Friday, March 14, 2014

Come Up the Mountain--and Listen. A Reflection for Transfiguration Sunday.

  Back in 1993 I was making a Scriptural study tour during which we had the privilege of visiting the Church of the Transfiguration on top of Mt. Tabor where it is believed  that wonderful event took place.  Our group ascended in a caravan of Mercedes Benz taxis.  I'm sure that Jesus, Peter, James and John had other means of transportation.

  On this upcoming second Sunday of Lent the Church recalls this wondrous event telling the story of how Jesus appeared to them in all His glory, revealed to them as the Son of God, accompanied by Moses and Elijah. (Mt. 17:1-9)

   I'm sure that the ordinary person in the pew might listen to this account and think that this indeed must have been a wonderful moment, but what does it have to do with us. How does it apply to our lives?   Let's try to answer that question

   The experience was such a wonderful event that Peter wants to stay there and build three tents, one for Jesus, one for Moses, one for Elijah.  The response to that request is interesting.  The Father speaks from a cloud and says, "This is my beloved Son, with whom I am well pleased; listen to Him."  Since Jesus has not spoken to them since they arrived at the top of the mountain we might ask, "What are we to listen to?"  Of course we are to listen to the entire message of Jesus but in particular we need to be aware that just prior to coming up the mountain Jesus has told the disciples two things that they didn't want to hear--first that He Himself had to go to Jerusalem and suffer (see Mt. 16,21), and second that whoever wishes to follow Him must take up the cross everyday, and follow him. (see Mt. 16, 24ff.)  These word were hard to hear for the twelve and they are hard to hear for us.  We prefer a God who does not suffer and who removes us from our suffering.  Jesus, in being transfigured before them is comforting and strengthening them for what is to come.  The transfiguration is such a wonderful moment that they want to stay on top of the mountain.  They don't want to descend and follow Jesus to the cross.

   We are like those disciples.  We want often seek religious experience that makes us feel good, moments, if you will, of transfiguration.  It may be a beautifully celebrated Mass, a retreat, a private moment of prayer.  All of these are beautiful.  They are indeed moments of transfiguration if we encounter the Lord in them.  They are not, however, meant to be moments of escape, but rather moments of comfort. strength and challenge that launch us back into our everyday lives, ready to take up our crosses, not for the sake of suffering as an end in itself, but believing that through the Cross we will also find resurrection.  That is why Jesus instructs them not to tell anyone about this until the Son of Man rises from the dead.

1 comment:


    Is it possible to be saved without having your sins forgiven? Was Saul saved by faith alone before his sins were forgiven?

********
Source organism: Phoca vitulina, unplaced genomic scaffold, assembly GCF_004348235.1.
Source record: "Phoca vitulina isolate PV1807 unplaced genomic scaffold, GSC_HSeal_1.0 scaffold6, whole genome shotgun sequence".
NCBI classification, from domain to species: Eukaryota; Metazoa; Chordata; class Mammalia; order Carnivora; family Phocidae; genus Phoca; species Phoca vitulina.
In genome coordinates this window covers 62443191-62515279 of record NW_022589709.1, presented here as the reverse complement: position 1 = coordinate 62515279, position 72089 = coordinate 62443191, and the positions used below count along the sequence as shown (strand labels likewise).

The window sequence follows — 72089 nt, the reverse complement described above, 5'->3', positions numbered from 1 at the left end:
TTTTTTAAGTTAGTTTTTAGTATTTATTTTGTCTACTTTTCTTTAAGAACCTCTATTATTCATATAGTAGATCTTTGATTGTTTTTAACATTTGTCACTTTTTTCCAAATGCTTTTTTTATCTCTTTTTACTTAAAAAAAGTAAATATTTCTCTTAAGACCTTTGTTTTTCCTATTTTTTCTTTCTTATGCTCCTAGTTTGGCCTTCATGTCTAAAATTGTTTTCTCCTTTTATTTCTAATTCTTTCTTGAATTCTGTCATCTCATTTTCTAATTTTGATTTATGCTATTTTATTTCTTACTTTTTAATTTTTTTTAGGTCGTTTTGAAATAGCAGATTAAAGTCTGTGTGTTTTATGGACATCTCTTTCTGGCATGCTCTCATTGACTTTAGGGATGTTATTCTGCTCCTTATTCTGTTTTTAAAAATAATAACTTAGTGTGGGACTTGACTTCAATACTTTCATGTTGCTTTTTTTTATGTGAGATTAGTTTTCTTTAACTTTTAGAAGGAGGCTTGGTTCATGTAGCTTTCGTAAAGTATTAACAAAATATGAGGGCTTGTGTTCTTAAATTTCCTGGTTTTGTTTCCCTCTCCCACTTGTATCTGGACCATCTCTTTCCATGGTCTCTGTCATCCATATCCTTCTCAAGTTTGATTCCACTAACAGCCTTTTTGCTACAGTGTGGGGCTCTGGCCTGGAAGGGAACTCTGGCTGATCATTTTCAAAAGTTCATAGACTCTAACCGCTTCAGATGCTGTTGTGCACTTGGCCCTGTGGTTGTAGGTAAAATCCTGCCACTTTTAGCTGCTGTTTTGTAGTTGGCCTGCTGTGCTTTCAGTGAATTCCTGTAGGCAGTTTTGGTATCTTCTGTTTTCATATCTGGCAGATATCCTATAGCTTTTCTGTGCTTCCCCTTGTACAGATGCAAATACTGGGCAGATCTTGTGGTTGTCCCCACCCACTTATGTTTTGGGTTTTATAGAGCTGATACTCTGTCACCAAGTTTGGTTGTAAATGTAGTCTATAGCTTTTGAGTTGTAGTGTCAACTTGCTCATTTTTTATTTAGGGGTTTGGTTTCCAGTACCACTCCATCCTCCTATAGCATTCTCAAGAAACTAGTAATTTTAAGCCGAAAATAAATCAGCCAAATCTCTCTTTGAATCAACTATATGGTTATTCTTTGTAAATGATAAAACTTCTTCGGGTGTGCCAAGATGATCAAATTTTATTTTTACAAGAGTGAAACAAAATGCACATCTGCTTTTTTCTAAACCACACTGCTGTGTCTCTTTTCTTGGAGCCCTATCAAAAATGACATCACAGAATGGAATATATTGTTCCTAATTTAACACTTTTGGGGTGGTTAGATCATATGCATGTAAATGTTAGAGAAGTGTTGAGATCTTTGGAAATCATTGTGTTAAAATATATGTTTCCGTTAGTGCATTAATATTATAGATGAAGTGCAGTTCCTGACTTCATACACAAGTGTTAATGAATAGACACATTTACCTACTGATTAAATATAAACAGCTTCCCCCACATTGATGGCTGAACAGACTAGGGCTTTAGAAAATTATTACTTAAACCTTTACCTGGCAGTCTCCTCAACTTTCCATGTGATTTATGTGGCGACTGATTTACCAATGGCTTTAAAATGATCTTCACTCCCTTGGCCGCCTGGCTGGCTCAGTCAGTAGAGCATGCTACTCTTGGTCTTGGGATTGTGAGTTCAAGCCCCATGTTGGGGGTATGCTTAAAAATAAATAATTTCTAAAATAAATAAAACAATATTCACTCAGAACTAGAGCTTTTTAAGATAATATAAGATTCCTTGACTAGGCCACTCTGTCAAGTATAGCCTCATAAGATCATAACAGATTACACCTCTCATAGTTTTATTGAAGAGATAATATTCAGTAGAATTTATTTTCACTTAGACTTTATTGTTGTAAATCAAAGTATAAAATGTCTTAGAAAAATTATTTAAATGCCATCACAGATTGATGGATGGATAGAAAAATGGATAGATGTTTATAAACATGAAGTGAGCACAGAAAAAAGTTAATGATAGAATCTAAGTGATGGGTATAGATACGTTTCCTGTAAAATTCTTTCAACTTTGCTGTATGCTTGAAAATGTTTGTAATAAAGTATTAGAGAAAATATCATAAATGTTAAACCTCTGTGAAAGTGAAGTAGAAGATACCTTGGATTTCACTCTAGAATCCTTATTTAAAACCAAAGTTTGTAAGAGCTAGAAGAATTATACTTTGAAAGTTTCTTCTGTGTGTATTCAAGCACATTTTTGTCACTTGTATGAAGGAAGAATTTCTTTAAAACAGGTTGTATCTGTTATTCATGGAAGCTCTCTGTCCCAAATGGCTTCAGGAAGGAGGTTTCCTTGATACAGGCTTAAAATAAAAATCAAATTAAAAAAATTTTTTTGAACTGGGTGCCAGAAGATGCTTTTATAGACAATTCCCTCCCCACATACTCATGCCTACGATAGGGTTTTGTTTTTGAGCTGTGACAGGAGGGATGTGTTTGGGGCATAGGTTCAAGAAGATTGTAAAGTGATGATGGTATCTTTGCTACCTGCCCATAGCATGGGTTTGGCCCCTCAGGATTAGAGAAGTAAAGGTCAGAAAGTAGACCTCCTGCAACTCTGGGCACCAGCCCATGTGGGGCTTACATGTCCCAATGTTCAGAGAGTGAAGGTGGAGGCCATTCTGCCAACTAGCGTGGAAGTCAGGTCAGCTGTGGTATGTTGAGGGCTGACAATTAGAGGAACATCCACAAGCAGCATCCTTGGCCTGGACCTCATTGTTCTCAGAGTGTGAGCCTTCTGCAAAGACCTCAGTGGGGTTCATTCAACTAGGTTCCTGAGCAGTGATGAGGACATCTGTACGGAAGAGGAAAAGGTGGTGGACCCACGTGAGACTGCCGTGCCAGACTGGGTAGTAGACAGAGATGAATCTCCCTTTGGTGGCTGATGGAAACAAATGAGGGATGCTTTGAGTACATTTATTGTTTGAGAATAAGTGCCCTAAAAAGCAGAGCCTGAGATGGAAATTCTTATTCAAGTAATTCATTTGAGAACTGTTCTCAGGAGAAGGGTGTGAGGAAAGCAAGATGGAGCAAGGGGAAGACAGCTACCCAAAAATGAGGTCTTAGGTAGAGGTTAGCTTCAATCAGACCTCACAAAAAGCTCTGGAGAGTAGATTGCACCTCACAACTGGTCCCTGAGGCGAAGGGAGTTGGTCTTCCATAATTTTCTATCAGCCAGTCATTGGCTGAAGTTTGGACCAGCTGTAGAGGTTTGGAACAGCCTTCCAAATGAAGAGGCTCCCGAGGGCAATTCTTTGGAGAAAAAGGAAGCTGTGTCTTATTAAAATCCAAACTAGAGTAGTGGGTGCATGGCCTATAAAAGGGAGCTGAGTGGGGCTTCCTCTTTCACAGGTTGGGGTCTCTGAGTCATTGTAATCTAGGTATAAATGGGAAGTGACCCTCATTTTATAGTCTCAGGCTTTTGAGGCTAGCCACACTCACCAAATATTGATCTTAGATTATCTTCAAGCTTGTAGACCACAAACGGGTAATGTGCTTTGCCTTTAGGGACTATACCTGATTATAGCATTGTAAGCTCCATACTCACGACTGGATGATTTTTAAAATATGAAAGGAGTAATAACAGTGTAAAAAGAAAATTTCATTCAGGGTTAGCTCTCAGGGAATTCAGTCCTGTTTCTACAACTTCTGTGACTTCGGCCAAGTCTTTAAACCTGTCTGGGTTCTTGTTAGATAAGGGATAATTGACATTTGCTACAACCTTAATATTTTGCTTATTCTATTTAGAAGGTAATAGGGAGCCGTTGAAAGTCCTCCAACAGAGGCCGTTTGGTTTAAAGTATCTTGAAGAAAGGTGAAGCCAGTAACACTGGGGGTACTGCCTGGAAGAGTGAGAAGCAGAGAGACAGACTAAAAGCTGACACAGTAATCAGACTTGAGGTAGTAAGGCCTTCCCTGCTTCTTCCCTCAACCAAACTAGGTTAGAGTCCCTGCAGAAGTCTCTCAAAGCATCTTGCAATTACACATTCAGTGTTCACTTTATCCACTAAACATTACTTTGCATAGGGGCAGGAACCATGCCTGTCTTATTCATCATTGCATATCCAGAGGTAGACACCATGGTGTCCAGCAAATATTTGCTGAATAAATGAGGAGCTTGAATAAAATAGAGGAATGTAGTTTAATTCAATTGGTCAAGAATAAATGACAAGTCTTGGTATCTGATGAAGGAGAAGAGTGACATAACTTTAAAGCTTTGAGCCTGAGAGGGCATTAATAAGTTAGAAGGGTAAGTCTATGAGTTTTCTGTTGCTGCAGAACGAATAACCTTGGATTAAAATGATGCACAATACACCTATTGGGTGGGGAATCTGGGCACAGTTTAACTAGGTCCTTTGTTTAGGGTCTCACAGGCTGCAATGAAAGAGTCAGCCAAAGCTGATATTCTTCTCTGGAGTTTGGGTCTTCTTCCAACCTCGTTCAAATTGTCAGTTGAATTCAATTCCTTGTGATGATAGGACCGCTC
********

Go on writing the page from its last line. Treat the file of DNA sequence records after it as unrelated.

If Saul was saved on the road to Damascus, then he was saved without having his sins forgiven.

    Saul believed in Jesus on the road Damascus, but his sins were forgiven three days later in Damascus
    Act 9:1-19......9 And he was three days without sight, and neither ate nor drank....

    Saul sins were forgiven in Damascus, three days later, not on the road to Damascus.
    Acts 22:1-16.....10 And I said, 'What shall I do Lord?' And the Lord said to me, 'Get up and go into Damascus, and there you will be told of all that has been appointed for you to do.'.......16 Now why do you delay? Get up and be baptized, and wash away your sins,calling on His name!

    Saul was not saved by faith only. Saul was saved by believing and being baptized in water.

    Jesus did not establish faith only salvation on the road to Damascus. Jesus confirmed what He already had said "He who has believed and has been baptized shall be saved"... (Mark 16:16)

    You cannot be saved unless your sins have been forgiven.

    In order to support the doctrine of faith only men have offered many reasons why the Scriptures cannot be trusted.
    1. The Bible is not the inerrant word of God, it has many errors and contradictions.
    2. You have to be a Greek scholar to understand the Bible. If you understand the original Greek language, then you would know water baptism is not essential for forgiveness of sins.
    3. You need to use extra-Biblical writings to understand the plan of salvation.
    4. The Bible has been mistranslated, therefore men are saved by faith only and not the way it is presented in the Bible.

    If God is not smart enough to give men an accurate translation of His plan for salvation and Christian living, then why would anyone trust in Him for salvation or for anything else.

    God has given us His plan of salvation in many translations, in different languages. You do not have to know Greek.You do not have to have a Greek dictionary. You do have to be Greek. If men had to be able to read and understand original Greek to understand the Bible, then all Bibles would be in Greek.


    Men are not saved by faith only and there is no verse of Scripture that states men are saved by faith only. Men are saved by faith, but not by faith only.